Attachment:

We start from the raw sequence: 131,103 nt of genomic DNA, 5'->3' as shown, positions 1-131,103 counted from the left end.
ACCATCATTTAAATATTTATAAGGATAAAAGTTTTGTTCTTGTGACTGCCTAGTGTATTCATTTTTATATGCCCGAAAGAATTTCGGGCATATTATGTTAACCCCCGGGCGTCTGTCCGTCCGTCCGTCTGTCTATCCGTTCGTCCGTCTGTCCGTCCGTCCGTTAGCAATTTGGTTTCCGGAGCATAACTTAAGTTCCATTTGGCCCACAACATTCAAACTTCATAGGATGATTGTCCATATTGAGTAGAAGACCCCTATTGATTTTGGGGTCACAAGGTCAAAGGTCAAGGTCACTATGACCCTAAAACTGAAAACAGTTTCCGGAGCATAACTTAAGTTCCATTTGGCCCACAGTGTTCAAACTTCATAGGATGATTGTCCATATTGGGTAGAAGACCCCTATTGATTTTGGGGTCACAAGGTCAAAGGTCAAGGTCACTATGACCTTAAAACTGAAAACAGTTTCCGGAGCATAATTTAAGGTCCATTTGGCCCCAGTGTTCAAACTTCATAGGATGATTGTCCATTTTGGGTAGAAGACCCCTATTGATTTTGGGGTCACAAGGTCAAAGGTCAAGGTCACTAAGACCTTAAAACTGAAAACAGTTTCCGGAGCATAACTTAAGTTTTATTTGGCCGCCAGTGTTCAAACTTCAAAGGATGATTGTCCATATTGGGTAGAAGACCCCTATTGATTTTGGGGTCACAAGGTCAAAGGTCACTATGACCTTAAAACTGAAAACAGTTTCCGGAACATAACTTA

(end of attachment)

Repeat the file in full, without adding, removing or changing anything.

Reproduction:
We start from the raw sequence: 131,103 nt of genomic DNA, 5'->3' as shown, positions 1-131,103 counted from the left end.
ACCATCATTTAAATATTTATAAGGATAAAAGTTTTGTTCTTGTGACTGCCTAGTGTATTCATTTTTATATGCCCGAAAGAATTTCGGGCATATTATGTTAACCCCCGGGCGTCTGTCCGTCCGTCCGTCTGTCTATCCGTTCGTCCGTCTGTCCGTCCGTCCGTTAGCAATTTGGTTTCCGGAGCATAACTTAAGTTCCATTTGGCCCACAACATTCAAACTTCATAGGATGATTGTCCATATTGAGTAGAAGACCCCTATTGATTTTGGGGTCACAAGGTCAAAGGTCAAGGTCACTATGACCCTAAAACTGAAAACAGTTTCCGGAGCATAACTTAAGTTCCATTTGGCCCACAGTGTTCAAACTTCATAGGATGATTGTCCATATTGGGTAGAAGACCCCTATTGATTTTGGGGTCACAAGGTCAAAGGTCAAGGTCACTATGACCTTAAAACTGAAAACAGTTTCCGGAGCATAATTTAAGGTCCATTTGGCCCCAGTGTTCAAACTTCATAGGATGATTGTCCATTTTGGGTAGAAGACCCCTATTGATTTTGGGGTCACAAGGTCAAAGGTCAAGGTCACTAAGACCTTAAAACTGAAAACAGTTTCCGGAGCATAACTTAAGTTTTATTTGGCCGCCAGTGTTCAAACTTCAAAGGATGATTGTCCATATTGGGTAGAAGACCCCTATTGATTTTGGGGTCACAAGGTCAAAGGTCACTATGACCTTAAAACTGAAAACAGTTTCCGGAACATAACTTA